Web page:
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Appeals court denies Peltier's parole bid

Indian activist serving life term

DENVER -- A US appeals court yesterday denied American Indian activist Leonard Peltier's request for a parole hearing after 27 years in prison for killing two FBI agents, but it strongly criticized the government's behavior in the case.

"Our only inquiry is whether the commission [parole board] was rational in concluding Mr. Peltier participated in the execution of two federal agents. On the record before us we cannot say this determination was arbitrary and capricious," the federal appeals court panel said in its 3-0 decision.

Peltier has been in federal prison in Leavenworth, Kan., serving two consecutive life sentences for the deaths of two FBI agents on the Pine Ridge Indian Reservation in South Dakota, home of the Oglala Lakota Tribe, in June 1975.

Peltier's case has garnered international attention and has come for critics to symbolize continued US government mistreatment of American Indians.

The appeals court panel in its 19-page decision had harsh words for the US government's handling of the case.

"Much of the government's behavior at the Pine Ridge reservation and in its prosecution is to be condemned. The government withheld evidence. It intimidated witnesses. These facts are not disputed," the appeals court panel said.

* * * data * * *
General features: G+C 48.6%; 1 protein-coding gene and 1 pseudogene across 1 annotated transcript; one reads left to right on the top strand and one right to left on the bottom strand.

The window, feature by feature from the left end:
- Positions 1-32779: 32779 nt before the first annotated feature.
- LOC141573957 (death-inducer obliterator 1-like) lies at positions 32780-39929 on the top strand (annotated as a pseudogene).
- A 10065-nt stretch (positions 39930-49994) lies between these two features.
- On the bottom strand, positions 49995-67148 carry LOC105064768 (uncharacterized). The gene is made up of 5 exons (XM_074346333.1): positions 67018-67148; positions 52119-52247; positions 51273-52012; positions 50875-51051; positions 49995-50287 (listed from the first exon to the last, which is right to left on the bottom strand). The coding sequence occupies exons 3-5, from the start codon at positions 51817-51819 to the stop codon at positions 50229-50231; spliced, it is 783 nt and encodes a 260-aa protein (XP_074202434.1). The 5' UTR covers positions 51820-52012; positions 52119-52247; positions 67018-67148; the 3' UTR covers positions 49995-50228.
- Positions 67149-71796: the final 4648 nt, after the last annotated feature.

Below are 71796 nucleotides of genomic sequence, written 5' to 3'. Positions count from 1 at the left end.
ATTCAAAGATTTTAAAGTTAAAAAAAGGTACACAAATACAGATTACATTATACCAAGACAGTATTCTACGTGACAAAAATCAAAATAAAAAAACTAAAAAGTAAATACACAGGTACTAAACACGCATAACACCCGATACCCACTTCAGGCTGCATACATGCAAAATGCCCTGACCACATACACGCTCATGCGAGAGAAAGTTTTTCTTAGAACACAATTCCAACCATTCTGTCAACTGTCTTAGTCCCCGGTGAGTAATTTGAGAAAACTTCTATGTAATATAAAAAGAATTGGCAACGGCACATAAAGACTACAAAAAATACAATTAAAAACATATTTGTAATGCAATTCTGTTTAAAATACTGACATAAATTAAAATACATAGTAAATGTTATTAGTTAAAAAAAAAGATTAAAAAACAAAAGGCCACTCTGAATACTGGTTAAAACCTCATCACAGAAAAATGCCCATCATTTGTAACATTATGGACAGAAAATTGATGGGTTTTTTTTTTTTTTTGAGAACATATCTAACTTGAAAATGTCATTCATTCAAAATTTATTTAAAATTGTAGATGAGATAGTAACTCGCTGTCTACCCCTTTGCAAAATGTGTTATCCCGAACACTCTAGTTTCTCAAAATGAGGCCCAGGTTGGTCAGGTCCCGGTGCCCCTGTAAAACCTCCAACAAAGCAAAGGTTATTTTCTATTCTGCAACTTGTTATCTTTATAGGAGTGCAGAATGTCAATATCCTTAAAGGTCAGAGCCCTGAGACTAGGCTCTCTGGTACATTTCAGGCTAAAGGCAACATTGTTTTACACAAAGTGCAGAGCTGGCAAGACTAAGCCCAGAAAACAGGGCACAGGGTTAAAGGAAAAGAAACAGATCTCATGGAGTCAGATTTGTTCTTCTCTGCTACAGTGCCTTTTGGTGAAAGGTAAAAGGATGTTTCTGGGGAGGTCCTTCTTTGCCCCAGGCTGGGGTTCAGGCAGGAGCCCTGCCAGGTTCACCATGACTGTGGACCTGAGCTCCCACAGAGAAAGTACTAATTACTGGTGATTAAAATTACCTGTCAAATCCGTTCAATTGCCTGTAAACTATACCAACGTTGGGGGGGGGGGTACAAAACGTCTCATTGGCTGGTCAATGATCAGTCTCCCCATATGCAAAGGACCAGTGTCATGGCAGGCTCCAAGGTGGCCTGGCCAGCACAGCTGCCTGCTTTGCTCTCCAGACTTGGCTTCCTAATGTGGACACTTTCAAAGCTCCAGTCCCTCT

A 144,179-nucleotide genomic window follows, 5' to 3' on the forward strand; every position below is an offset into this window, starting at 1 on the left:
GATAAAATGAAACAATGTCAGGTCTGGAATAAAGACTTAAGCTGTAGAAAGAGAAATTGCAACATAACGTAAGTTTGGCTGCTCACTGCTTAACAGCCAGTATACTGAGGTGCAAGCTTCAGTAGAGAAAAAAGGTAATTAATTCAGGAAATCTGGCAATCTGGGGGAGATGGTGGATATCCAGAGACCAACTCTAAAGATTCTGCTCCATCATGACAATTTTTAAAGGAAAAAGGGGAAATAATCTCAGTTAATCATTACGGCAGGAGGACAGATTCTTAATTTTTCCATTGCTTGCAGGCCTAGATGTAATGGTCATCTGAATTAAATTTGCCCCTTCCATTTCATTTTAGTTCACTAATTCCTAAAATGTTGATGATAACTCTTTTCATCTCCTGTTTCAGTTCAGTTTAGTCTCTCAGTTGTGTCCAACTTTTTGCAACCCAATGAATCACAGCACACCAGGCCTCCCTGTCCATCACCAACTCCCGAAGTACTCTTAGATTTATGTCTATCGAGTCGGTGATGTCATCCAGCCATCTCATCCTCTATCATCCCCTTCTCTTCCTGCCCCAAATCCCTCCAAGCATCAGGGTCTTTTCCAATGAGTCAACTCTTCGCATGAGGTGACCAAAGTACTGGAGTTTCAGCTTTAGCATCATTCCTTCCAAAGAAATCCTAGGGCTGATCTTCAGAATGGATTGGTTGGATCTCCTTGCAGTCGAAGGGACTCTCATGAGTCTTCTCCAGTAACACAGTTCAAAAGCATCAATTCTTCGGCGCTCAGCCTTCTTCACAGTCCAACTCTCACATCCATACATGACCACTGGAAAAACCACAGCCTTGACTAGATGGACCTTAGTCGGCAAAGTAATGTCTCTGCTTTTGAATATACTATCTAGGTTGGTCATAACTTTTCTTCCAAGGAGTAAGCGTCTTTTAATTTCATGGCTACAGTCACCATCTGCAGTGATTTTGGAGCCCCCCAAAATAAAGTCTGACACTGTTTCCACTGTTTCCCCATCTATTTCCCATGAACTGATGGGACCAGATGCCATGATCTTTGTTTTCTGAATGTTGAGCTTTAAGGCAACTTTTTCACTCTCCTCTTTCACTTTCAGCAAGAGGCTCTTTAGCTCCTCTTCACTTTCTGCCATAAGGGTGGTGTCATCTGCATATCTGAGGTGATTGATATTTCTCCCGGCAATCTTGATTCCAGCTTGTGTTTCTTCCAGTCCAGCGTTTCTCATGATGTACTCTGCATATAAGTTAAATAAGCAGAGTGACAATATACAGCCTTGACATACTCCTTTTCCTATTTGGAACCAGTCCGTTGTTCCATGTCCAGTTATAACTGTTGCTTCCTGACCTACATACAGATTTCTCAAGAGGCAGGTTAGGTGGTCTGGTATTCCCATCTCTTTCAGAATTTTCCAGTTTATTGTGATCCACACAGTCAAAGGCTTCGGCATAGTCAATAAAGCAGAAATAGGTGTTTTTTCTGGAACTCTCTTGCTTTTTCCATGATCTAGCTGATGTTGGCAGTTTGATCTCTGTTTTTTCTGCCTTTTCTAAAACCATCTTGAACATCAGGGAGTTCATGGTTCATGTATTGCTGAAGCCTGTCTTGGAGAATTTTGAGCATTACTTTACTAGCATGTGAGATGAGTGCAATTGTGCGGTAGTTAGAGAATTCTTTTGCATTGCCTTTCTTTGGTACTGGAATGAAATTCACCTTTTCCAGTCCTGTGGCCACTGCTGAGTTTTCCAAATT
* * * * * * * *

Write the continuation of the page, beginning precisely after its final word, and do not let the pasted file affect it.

But Peltier's assertion that the parole board did not give sufficient weight to the government's bad conduct as a mitigating factor is not a question the appeals court has the authority to review, the panel said.

Peltier's attorneys had asked the appeals court to review a lower court finding that accepted a federal parole commission's decision to extend Peltier's ineligibility for parole by 15 years, or to 2008, because the 1975 killing of the FBI agents was an "ambush."

Otherwise, Peltier would have been eligible for parole after serving a little over 16 years. The FBI agents, Jack Coler and Ronald Williams, got into a firefight with Indians when they went to the reservation to arrest four people charged with armed robbery. The agents were wounded from a distance, became incapacitated, and were killed by shots fired from point-blank range.

Four people were indicted in the slayings. Two were acquitted and the government dropped its case against a third. Peltier escaped to Canada and was later extradited and tried.

Peltier's supporters have said there was no witness testimony that Peltier shot the agents and that he was extradited from Canada on the basis of an affidavit signed by a woman with mental problems.

Since his conviction, the US government has said there may not be direct proof Peltier personally participated in killing the two agents.

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